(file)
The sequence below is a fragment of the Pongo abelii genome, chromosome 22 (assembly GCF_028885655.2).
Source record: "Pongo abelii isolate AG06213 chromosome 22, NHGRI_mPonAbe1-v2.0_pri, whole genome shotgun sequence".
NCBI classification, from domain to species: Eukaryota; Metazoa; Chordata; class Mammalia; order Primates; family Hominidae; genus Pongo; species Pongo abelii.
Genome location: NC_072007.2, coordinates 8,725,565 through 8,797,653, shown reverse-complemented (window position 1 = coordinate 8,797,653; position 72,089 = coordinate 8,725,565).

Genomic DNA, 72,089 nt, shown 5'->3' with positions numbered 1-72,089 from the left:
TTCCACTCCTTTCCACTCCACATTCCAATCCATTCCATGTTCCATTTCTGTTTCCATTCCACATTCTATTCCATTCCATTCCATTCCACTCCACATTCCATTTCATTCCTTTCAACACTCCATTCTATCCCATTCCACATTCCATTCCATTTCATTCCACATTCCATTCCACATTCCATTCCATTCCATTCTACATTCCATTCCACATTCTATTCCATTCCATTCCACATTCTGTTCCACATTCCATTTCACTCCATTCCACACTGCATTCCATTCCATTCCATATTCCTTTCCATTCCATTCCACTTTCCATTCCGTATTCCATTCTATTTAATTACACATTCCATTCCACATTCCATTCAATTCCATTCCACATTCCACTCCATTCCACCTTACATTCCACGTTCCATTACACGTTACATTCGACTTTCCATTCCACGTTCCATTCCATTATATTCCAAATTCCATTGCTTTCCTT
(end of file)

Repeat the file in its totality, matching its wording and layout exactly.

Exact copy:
The sequence below is a fragment of the Pongo abelii genome, chromosome 22 (assembly GCF_028885655.2).
Source record: "Pongo abelii isolate AG06213 chromosome 22, NHGRI_mPonAbe1-v2.0_pri, whole genome shotgun sequence".
NCBI classification, from domain to species: Eukaryota; Metazoa; Chordata; class Mammalia; order Primates; family Hominidae; genus Pongo; species Pongo abelii.
Genome location: NC_072007.2, coordinates 8,725,565 through 8,797,653, shown reverse-complemented (window position 1 = coordinate 8,797,653; position 72,089 = coordinate 8,725,565).

Genomic DNA, 72,089 nt, shown 5'->3' with positions numbered 1-72,089 from the left:
TTCCACTCCTTTCCACTCCACATTCCAATCCATTCCATGTTCCATTTCTGTTTCCATTCCACATTCTATTCCATTCCATTCCATTCCACTCCACATTCCATTTCATTCCTTTCAACACTCCATTCTATCCCATTCCACATTCCATTCCATTTCATTCCACATTCCATTCCACATTCCATTCCATTCCATTCTACATTCCATTCCACATTCTATTCCATTCCATTCCACATTCTGTTCCACATTCCATTTCACTCCATTCCACACTGCATTCCATTCCATTCCATATTCCTTTCCATTCCATTCCACTTTCCATTCCGTATTCCATTCTATTTAATTACACATTCCATTCCACATTCCATTCAATTCCATTCCACATTCCACTCCATTCCACCTTACATTCCACGTTCCATTACACGTTACATTCGACTTTCCATTCCACGTTCCATTCCATTATATTCCAAATTCCATTGCTTTCCTT